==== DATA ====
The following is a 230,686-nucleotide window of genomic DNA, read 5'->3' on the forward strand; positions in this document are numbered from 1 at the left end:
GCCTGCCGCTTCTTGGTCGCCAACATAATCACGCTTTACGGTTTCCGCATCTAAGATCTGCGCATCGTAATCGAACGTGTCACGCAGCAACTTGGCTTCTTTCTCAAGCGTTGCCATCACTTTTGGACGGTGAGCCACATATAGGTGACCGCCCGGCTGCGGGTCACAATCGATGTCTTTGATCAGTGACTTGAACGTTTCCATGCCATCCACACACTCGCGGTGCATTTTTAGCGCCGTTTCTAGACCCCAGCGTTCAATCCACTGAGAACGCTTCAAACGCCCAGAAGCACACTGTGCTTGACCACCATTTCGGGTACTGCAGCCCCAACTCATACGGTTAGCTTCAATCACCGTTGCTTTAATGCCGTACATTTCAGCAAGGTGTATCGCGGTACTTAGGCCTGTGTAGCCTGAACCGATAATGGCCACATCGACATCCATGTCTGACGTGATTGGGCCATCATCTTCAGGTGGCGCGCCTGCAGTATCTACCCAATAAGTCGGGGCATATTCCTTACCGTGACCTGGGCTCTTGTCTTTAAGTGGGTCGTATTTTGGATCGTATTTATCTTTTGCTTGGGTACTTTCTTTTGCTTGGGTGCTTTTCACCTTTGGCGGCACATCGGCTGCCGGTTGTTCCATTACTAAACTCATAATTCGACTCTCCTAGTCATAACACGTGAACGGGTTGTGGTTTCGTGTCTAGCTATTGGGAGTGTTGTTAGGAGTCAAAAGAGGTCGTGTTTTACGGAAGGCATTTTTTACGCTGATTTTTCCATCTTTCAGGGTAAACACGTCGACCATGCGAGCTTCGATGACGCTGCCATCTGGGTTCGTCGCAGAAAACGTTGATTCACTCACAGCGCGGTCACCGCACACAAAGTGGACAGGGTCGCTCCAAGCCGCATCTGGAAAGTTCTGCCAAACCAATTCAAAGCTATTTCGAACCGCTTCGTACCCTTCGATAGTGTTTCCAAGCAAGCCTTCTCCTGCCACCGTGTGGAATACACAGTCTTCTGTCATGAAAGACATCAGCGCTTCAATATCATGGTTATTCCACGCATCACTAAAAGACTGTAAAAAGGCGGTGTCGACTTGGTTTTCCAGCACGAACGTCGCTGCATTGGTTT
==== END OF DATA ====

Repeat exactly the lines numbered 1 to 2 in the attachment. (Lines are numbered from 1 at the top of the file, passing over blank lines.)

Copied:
The following is a 230,686-nucleotide window of genomic DNA, read 5'->3' on the forward strand; positions in this document are numbered from 1 at the left end:
GCCTGCCGCTTCTTGGTCGCCAACATAATCACGCTTTACGGTTTCCGCATCTAAGATCTGCGCATCGTAATCGAACGTGTCACGCAGCAACTTGGCTTCTTTCTCAAGCGTTGCCATCACTTTTGGACGGTGAGCCACATATAGGTGACCGCCCGGCTGCGGGTCACAATCGATGTCTTTGATCAGTGACTTGAACGTTTCCATGCCATCCACACACTCGCGGTGCATTTTTAGCGCCGTTTCTAGACCCCAGCGTTCAATCCACTGAGAACGCTTCAAACGCCCAGAAGCACACTGTGCTTGACCACCATTTCGGGTACTGCAGCCCCAACTCATACGGTTAGCTTCAATCACCGTTGCTTTAATGCCGTACATTTCAGCAAGGTGTATCGCGGTACTTAGGCCTGTGTAGCCTGAACCGATAATGGCCACATCGACATCCATGTCTGACGTGATTGGGCCATCATCTTCAGGTGGCGCGCCTGCAGTATCTACCCAATAAGTCGGGGCATATTCCTTACCGTGACCTGGGCTCTTGTCTTTAAGTGGGTCGTATTTTGGATCGTATTTATCTTTTGCTTGGGTACTTTCTTTTGCTTGGGTGCTTTTCACCTTTGGCGGCACATCGGCTGCCGGTTGTTCCATTACTAAACTCATAATTCGACTCTCCTAGTCATAACACGTGAACGGGTTGTGGTTTCGTGTCTAGCTATTGGGAGTGTTGTTAGGAGTCAAAAGAGGTCGTGTTTTACGGAAGGCATTTTTTACGCTGATTTTTCCATCTTTCAGGGTAAACACGTCGACCATGCGAGCTTCGATGACGCTGCCATCTGGGTTCGTCGCAGAAAACGTTGATTCACTCACAGCGCGGTCACCGCACACAAAGTGGACAGGGTCGCTCCAAGCCGCATCTGGAAAGTTCTGCCAAACCAATTCAAAGCTATTTCGAACCGCTTCGTACCCTTCGATAGTGTTTCCAAGCAAGCCTTCTCCTGCCACCGTGTGGAATACACAGTCTTCTGTCATGAAAGACATCAGCGCTTCAATATCATGGTTATTCCACGCATCACTAAAAGACTGTAAAAAGGCGGTGTCGACTTGGTTTTCCAGCACGAACGTCGCTGCATTGGTTT